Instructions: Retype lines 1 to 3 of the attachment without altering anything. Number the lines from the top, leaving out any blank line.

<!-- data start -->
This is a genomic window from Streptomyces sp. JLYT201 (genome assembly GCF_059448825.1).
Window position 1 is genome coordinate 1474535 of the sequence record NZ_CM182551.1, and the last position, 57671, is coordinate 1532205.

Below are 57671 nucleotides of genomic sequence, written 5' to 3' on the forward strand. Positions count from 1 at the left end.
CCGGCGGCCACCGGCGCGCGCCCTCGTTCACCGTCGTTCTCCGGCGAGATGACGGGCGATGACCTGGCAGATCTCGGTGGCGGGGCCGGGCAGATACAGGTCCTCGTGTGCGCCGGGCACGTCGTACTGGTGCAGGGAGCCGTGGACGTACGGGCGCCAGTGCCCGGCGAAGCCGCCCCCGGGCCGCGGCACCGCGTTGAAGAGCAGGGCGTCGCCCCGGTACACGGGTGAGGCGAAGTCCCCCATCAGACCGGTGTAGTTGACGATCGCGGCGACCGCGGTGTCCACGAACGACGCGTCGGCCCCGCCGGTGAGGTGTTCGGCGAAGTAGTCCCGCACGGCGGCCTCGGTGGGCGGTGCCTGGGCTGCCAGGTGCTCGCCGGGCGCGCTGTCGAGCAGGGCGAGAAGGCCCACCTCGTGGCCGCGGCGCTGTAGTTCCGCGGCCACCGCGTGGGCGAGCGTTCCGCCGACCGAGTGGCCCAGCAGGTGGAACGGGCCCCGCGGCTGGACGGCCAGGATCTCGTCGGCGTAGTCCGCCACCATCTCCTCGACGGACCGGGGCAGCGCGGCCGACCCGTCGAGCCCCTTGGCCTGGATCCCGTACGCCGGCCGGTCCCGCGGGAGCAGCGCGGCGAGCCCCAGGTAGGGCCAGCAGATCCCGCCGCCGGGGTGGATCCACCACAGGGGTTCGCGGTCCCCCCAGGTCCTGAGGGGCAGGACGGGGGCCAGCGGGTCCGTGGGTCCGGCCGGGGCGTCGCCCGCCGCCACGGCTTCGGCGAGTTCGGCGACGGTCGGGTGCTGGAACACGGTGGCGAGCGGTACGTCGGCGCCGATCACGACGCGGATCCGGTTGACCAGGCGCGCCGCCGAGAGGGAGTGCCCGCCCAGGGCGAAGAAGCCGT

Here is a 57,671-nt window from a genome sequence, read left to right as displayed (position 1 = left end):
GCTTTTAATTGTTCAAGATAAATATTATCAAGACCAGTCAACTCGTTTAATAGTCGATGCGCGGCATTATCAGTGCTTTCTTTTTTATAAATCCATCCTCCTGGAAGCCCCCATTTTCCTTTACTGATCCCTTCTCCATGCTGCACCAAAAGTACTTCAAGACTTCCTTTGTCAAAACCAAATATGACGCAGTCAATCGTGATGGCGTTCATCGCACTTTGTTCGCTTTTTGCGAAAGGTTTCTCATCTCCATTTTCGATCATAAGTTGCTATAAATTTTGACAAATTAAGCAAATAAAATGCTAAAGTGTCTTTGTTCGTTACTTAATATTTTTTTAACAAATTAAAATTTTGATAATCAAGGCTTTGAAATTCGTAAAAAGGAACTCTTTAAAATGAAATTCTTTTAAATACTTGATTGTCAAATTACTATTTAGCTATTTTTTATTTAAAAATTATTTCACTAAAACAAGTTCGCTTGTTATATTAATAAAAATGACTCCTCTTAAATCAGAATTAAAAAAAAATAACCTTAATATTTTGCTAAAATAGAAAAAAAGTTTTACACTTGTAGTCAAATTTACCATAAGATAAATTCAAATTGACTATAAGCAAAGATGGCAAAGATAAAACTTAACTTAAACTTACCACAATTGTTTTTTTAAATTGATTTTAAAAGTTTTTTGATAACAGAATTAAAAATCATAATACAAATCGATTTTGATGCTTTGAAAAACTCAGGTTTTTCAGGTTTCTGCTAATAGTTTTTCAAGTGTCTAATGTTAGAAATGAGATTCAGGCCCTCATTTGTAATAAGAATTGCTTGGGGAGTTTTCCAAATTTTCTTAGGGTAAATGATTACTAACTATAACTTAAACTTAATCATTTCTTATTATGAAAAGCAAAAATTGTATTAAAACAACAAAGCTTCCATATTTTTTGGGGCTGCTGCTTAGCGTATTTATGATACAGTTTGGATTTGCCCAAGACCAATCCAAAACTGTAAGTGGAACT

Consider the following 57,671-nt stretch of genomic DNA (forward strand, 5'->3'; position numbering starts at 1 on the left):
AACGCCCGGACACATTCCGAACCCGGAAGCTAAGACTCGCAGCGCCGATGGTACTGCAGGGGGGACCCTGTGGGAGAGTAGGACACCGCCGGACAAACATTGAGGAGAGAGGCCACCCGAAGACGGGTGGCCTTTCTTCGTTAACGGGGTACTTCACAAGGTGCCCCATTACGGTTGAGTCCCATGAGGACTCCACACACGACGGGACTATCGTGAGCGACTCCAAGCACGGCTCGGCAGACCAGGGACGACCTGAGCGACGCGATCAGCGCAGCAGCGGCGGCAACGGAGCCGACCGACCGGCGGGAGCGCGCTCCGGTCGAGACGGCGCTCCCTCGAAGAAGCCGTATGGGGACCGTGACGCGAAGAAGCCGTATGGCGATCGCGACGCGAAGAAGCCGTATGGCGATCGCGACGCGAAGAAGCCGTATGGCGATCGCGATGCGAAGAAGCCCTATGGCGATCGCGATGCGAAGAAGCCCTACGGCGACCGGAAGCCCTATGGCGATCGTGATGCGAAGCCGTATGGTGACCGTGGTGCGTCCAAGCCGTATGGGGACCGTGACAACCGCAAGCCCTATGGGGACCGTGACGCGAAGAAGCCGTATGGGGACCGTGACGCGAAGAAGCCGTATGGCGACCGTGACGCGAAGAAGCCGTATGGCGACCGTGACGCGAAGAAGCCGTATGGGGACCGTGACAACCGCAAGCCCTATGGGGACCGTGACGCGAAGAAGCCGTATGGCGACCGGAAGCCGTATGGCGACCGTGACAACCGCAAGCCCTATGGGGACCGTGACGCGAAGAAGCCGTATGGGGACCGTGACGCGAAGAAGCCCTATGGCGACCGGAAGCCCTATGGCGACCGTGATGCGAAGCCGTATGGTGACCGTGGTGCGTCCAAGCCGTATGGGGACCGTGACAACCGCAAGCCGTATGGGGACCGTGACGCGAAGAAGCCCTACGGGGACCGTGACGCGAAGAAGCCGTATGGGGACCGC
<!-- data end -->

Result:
This is a genomic window from Streptomyces sp. JLYT201 (genome assembly GCF_059448825.1).
Window position 1 is genome coordinate 1474535 of the sequence record NZ_CM182551.1, and the last position, 57671, is coordinate 1532205.

Below are 57671 nucleotides of genomic sequence, written 5' to 3' on the forward strand. Positions count from 1 at the left end.